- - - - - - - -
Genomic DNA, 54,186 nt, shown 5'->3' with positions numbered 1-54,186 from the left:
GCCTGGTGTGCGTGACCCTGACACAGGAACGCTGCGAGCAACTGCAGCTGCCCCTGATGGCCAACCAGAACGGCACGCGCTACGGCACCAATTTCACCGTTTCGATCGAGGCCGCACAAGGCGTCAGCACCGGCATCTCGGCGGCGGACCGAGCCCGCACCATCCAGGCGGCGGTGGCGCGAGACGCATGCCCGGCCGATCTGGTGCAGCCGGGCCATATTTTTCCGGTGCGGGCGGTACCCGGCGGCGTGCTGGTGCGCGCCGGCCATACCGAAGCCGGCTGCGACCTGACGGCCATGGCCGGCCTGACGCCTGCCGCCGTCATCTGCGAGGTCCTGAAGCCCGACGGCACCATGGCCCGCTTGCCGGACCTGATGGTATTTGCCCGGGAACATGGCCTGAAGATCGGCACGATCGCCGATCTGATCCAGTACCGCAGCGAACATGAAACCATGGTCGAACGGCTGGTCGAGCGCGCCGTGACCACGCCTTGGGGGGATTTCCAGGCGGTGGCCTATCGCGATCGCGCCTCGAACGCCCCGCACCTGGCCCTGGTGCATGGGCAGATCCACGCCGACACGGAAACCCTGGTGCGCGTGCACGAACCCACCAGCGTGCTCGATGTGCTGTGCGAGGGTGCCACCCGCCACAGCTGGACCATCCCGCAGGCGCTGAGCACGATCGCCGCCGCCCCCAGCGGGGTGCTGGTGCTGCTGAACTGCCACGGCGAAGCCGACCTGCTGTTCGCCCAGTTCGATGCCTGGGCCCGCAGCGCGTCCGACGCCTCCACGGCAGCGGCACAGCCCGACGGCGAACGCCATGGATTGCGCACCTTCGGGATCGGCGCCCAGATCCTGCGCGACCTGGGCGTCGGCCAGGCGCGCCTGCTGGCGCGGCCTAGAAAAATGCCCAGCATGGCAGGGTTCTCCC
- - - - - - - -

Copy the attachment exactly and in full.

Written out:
Genomic DNA, 54,186 nt, shown 5'->3' with positions numbered 1-54,186 from the left:
GCCTGGTGTGCGTGACCCTGACACAGGAACGCTGCGAGCAACTGCAGCTGCCCCTGATGGCCAACCAGAACGGCACGCGCTACGGCACCAATTTCACCGTTTCGATCGAGGCCGCACAAGGCGTCAGCACCGGCATCTCGGCGGCGGACCGAGCCCGCACCATCCAGGCGGCGGTGGCGCGAGACGCATGCCCGGCCGATCTGGTGCAGCCGGGCCATATTTTTCCGGTGCGGGCGGTACCCGGCGGCGTGCTGGTGCGCGCCGGCCATACCGAAGCCGGCTGCGACCTGACGGCCATGGCCGGCCTGACGCCTGCCGCCGTCATCTGCGAGGTCCTGAAGCCCGACGGCACCATGGCCCGCTTGCCGGACCTGATGGTATTTGCCCGGGAACATGGCCTGAAGATCGGCACGATCGCCGATCTGATCCAGTACCGCAGCGAACATGAAACCATGGTCGAACGGCTGGTCGAGCGCGCCGTGACCACGCCTTGGGGGGATTTCCAGGCGGTGGCCTATCGCGATCGCGCCTCGAACGCCCCGCACCTGGCCCTGGTGCATGGGCAGATCCACGCCGACACGGAAACCCTGGTGCGCGTGCACGAACCCACCAGCGTGCTCGATGTGCTGTGCGAGGGTGCCACCCGCCACAGCTGGACCATCCCGCAGGCGCTGAGCACGATCGCCGCCGCCCCCAGCGGGGTGCTGGTGCTGCTGAACTGCCACGGCGAAGCCGACCTGCTGTTCGCCCAGTTCGATGCCTGGGCCCGCAGCGCGTCCGACGCCTCCACGGCAGCGGCACAGCCCGACGGCGAACGCCATGGATTGCGCACCTTCGGGATCGGCGCCCAGATCCTGCGCGACCTGGGCGTCGGCCAGGCGCGCCTGCTGGCGCGGCCTAGAAAAATGCCCAGCATGGCAGGGTTCTCCC